Just over 60 percent of people in Japan are dissatisfied with the progress of the COVID-19 vaccine rollout that is trailing many developed countries, a Kyodo News poll showed Monday, with a little more than 100 days to go before the opening of the Tokyo Olympics.
The figure of 60.3 percent in the nationwide telephone poll conducted over the weekend and on Monday compared with 36.5 percent who said they were satisfied. The country began inoculating about 36 million seniors aged 65 or older on Monday after beginning its campaign with health care workers on Feb. 17.
Out of the 4.8 million health care workers, those who had received at least one vaccine dose represented about 0.87 percent of the population as of Saturday, while the rate surpasses 10 percent in each of the other Group of Seven countries, including 47.15 percent in Britain, according to researchers at the University of Oxford.
In the poll, 92.6 percent said they feel anxious about a resurgence of novel coronavirus infections, with 56.5 percent disapproving of the government's handling of the pandemic and 35.9 percent expressing approval.
Amid lingering concern over a fourth coronavirus wave and the slow progress of vaccination, the poll found 39.2 percent believe the postponed Olympics and Paralympics should be canceled, while 32.8 percent think they should be rescheduled. Only 24.5 percent responded that the games should be held as scheduled.
The figures were almost the same as the previous survey in March.
The approval rating for Prime Minister Yoshihide Suga's Cabinet stood at 44.0 percent, up 1.9 percentage points from the previous survey. The disapproval rate declined to 36.1 percent from 41.5 percent.
The governors of Tokyo, Kyoto and Okinawa enhanced their responses to the coronavirus pandemic Monday amid a rebound in infections despite Japan having fully lifted a second COVID-19 state of emergency less than a month ago.
The governors followed Osaka and Hyogo prefectures in western Japan and Miyagi in the northeast in taking stronger steps under a quasi-state of emergency, including asking restaurants and bars in densely populated areas to close by 8 p.m.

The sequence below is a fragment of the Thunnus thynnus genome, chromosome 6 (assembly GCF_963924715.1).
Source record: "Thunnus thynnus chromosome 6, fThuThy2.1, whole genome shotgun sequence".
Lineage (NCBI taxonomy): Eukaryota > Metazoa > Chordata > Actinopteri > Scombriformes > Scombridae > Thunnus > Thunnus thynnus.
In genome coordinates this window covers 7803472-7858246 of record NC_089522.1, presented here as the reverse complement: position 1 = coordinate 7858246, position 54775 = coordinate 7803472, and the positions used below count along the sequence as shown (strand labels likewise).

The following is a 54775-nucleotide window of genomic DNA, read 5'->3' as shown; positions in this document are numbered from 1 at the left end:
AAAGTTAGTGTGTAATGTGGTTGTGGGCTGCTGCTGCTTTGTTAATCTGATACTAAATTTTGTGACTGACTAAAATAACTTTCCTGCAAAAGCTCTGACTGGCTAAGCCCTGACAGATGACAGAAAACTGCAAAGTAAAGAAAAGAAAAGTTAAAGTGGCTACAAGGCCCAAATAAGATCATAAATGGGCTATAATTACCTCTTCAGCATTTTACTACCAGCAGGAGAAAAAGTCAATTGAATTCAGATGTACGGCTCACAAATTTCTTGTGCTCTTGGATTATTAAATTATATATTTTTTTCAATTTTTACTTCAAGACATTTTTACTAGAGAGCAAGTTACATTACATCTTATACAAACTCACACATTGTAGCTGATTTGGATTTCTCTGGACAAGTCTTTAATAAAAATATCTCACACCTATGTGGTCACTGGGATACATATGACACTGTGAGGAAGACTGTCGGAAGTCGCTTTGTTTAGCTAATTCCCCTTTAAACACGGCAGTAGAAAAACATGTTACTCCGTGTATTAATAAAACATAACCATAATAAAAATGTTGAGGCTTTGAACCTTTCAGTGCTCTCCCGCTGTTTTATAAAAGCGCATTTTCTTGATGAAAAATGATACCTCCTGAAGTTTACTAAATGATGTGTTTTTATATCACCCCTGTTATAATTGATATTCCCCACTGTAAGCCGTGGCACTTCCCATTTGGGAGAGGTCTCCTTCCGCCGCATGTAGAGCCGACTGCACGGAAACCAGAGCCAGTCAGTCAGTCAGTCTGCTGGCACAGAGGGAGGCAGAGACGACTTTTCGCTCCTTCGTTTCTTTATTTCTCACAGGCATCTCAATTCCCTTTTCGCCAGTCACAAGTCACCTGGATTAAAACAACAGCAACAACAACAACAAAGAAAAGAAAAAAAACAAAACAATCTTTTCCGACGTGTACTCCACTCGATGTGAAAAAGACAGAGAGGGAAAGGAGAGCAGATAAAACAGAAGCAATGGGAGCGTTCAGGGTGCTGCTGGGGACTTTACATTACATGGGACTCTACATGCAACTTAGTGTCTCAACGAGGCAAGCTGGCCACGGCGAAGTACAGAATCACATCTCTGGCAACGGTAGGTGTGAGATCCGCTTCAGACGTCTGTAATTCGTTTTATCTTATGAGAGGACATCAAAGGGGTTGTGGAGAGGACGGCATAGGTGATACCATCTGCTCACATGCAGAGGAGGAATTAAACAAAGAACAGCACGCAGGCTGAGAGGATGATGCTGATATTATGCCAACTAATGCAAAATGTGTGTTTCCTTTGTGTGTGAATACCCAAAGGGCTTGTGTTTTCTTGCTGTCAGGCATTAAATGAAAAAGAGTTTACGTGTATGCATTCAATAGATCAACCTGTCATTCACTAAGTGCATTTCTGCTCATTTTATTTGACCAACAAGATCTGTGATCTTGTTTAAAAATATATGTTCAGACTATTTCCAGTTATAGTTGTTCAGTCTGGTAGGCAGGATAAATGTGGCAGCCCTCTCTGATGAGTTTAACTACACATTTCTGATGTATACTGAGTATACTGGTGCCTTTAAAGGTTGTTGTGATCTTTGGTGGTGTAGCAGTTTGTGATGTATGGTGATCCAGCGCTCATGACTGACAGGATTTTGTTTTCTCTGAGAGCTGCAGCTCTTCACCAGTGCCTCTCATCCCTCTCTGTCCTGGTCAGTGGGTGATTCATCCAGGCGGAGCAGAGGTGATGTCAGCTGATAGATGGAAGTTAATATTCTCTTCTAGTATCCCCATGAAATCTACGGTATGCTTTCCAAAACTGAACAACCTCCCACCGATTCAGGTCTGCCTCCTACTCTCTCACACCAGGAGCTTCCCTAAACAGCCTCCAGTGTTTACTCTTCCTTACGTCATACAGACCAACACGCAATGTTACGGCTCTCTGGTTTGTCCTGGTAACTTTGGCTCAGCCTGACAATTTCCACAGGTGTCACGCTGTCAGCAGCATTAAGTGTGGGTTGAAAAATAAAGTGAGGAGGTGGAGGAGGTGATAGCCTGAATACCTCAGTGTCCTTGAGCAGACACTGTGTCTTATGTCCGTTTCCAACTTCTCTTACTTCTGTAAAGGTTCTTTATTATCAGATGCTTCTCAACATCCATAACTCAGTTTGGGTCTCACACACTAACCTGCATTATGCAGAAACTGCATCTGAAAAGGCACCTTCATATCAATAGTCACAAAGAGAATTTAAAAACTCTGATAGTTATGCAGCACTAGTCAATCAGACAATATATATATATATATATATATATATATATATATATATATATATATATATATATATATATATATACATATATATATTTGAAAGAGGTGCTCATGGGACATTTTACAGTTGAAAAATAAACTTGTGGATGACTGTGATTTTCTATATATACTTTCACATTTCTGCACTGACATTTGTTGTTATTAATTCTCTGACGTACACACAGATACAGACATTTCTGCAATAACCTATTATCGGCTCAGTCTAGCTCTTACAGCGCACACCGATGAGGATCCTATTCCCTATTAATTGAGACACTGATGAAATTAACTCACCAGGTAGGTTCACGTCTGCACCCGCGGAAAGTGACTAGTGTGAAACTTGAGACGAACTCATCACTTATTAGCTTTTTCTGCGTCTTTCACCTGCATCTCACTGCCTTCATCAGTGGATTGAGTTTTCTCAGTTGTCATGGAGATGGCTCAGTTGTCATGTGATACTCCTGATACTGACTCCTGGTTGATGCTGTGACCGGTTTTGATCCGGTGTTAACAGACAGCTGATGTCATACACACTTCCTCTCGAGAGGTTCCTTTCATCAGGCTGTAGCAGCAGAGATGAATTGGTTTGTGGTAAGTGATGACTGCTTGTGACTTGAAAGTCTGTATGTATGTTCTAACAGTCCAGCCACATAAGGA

The surge in virus infections has further raised skepticism about holding the games this summer and has also led the Olympic torch relay to be canceled in Osaka Prefecture. The relay was initially planned to take place on roads across the prefecture on Tuesday and Wednesday.
In the survey, only 13.2 percent said the torch relay, which started on March 25 in the northeastern prefecture of Fukushima, should continue until it passes through all of Japan's 47 prefectures before the Olympic opening ceremony on July 23.
Of the respondents, 49.3 percent said the relay should be canceled in areas of severe coronavirus infection and 35.9 percent said it should be called off entirely.
On the best timing for the next general election that must be held by fall, 60.1 percent of respondents said at the end of the four-year term of House of Representatives members in October, while 25.7 percent said after the Tokyo Paralympics end in September and 7.1 percent said before the Tokyo Olympics open in July.
Suga said in a television interview earlier this month that he could call a snap election before his term as leader of the ruling Liberal Democratic Party ends on Sept. 30.
The most popular choice to be Japan's next prime minister was Taro Kono, the administrative and regulatory reform minister also in charge of vaccination efforts, who was favored by 20 percent of the respondents.
Former Defense Minister Shigeru Ishiba was second with 13.5 percent, followed by Environment Minister Shinjiro Koizumi at 10.3 percent. Suga's predecessor Shinzo Abe was favored by 9.5 percent, while Suga was fifth at 4.9 percent.
The survey, covering 656 randomly selected households with eligible voters and 1,185 mobile phone numbers, yielded responses from 508 and 507 people, respectively.